The Long Utopia

One more step be­yond

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Re­lease Date: OUT NOW!

368 pages | Hard­back/ ebook Au­thors: Terry Pratch­ett, Stephen Bax­ter Pub­lisher: Dou­ble­day

Can we ever truly es­cape

our re­spon­si­bil­i­ties? Or more sub­tly, take on new re­spon­si­bil­i­ties while leav­ing be­hind a for­mer life? Not, it seems, if you’re the AI rein­car­na­tion of a Ti­betan mo­tor­cy­cle re­pair­man and you’ve re­lo­cated to an ex­otic Earth where, de­spite your protests that all you re­ally want to do is live the ru­ral life, events are about to turn very pe­cu­liar in­deed.

Welcome again to the par­al­lel worlds of Terry Pratch­ett and Stephen Bax­ter’s Long Earth se­quence, where if you don’t like the neigh­bours, there’s al­ways the op­tion of step­ping to another ver­sion of home. Ex­cept, as AI- turned­farmer Lob­sang is about to dis­cover, some neigh­bours can’t be safely left be­hind, not when they pose an ex­is­ten­tial threat to hu­man­ity – and to the su­per- in­tel­li­gent Next, aka hu­man­ity 2.0, for that mat­ter.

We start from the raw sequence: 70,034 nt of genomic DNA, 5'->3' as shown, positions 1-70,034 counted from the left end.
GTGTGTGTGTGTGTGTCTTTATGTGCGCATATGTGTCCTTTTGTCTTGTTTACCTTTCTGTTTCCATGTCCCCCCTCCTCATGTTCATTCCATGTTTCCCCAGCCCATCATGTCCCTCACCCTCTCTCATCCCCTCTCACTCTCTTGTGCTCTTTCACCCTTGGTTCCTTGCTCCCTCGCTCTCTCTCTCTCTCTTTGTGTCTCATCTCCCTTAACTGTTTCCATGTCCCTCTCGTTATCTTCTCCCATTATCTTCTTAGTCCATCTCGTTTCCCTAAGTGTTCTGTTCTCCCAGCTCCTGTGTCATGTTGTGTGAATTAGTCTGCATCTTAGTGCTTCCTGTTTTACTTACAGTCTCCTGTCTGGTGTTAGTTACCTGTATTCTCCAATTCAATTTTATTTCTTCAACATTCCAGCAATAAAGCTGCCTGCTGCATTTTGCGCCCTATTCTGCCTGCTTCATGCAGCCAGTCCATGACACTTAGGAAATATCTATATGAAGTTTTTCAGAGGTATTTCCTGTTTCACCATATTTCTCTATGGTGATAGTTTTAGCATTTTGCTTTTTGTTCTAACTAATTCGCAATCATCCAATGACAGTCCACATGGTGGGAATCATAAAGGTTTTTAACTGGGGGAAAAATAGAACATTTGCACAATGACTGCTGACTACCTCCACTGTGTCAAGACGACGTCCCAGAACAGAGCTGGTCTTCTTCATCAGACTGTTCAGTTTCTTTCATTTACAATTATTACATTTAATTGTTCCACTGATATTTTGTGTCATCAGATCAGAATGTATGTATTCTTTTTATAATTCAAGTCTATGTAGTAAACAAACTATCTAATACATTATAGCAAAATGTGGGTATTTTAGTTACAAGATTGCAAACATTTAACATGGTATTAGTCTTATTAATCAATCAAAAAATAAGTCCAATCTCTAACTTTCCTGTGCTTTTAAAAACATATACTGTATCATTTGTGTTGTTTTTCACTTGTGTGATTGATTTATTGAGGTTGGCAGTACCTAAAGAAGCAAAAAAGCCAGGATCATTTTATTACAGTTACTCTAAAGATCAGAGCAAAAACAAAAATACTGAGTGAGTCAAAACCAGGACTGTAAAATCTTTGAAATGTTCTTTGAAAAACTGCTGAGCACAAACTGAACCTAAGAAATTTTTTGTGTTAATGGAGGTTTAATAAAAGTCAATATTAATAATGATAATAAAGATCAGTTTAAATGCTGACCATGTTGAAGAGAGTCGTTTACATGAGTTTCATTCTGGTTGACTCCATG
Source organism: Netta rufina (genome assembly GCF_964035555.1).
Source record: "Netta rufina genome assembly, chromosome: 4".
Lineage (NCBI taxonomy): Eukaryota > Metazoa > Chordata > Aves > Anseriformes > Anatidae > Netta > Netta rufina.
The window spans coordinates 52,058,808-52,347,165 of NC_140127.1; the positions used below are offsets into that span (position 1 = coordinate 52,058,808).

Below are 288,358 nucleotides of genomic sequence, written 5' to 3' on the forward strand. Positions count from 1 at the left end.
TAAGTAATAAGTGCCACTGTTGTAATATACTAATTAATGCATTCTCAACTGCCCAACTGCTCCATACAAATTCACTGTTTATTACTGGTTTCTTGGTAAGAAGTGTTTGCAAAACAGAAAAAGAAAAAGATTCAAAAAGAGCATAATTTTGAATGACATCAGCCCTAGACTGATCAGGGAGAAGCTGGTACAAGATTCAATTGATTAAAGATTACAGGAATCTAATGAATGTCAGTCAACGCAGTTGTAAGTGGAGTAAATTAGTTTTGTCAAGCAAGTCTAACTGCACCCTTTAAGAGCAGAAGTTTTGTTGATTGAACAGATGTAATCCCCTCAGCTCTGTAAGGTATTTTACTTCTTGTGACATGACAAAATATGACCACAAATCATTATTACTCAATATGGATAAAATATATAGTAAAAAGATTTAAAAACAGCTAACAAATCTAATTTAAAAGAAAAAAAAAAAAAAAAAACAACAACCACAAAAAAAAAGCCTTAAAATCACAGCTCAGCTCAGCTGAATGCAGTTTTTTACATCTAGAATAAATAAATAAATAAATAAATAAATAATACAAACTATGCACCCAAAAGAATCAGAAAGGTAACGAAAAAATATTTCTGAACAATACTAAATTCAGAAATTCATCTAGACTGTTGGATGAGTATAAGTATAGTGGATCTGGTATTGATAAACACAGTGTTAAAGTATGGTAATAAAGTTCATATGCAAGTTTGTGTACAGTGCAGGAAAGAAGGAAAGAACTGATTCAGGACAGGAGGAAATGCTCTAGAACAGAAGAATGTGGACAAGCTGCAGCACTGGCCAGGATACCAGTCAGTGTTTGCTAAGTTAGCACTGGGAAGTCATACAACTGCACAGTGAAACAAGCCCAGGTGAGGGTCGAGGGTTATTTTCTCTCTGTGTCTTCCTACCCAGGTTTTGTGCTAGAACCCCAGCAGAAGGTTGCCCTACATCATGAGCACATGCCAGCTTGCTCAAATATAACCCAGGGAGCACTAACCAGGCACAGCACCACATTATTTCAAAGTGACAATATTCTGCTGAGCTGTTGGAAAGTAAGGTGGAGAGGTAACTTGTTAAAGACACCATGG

It’s time to get the old crew to­gether, which is how we come to re- en­counter not just Lob­sang but “nat­u­ral step­per” Joshua Valienté, up­loaded nun Sis­ter Agnes and Sally Lin­say, who’s adept at find­ing “soft places”, short­cuts be­tween worlds.

And it’s good to meet them all again in a novel that breaks with the for­mula of ear­lier books where the jour­ney, the idea of step­ping ever fur­ther from “Da­tum Earth”, was so of­ten the thing. This time around, as well as the threat- driven main story, we learn much about Joshua Valienté’s Vic­to­rian fore­bears, and there’s plenty too on how hu­man so­ci­ety might change when there’s so much room to roam.

In this con­text, a re­cur­ring theme is the way peo­ple might re­act to the end of scarcity, to the end even of need­ing to work. Bored of build­ing a space el­e­va­tor in one world? Move to another. Get enough peo­ple do­ing this, and soon the idea of knowl­edge be­ing lost be­comes a real is­sue.

Not that this comes across overtly as a novel of ideas. Rather, as with ear­lier vol­umes, there’s the sense of two en­vi­ably tal­ented writ­ers hav­ing fun as they play in an in­fi­nite fic­tional uni­verse. Which is also, of course, a source of huge sad­ness be­cause, with Terry Pratch­ett’s death, we are never go­ing to ex­plore the Long Uni­verse as fully as we might wish.

But let’s be grate­ful for what we’ve got. Pre­sum­ing The Long Utopia does prove to be the fi­nal vol­ume, it’s a fine fi­nale. We might grum­ble about a few con­trivances, but the au­thors’ wit and wis­dom more than com­pen­sates. Jonathan Wright Terry Pratch­ett’s 41st and fi­nal Dis­c­world novel, The Shep­herd’s Crown, will be pub­lished by Transworld in Septem­ber.

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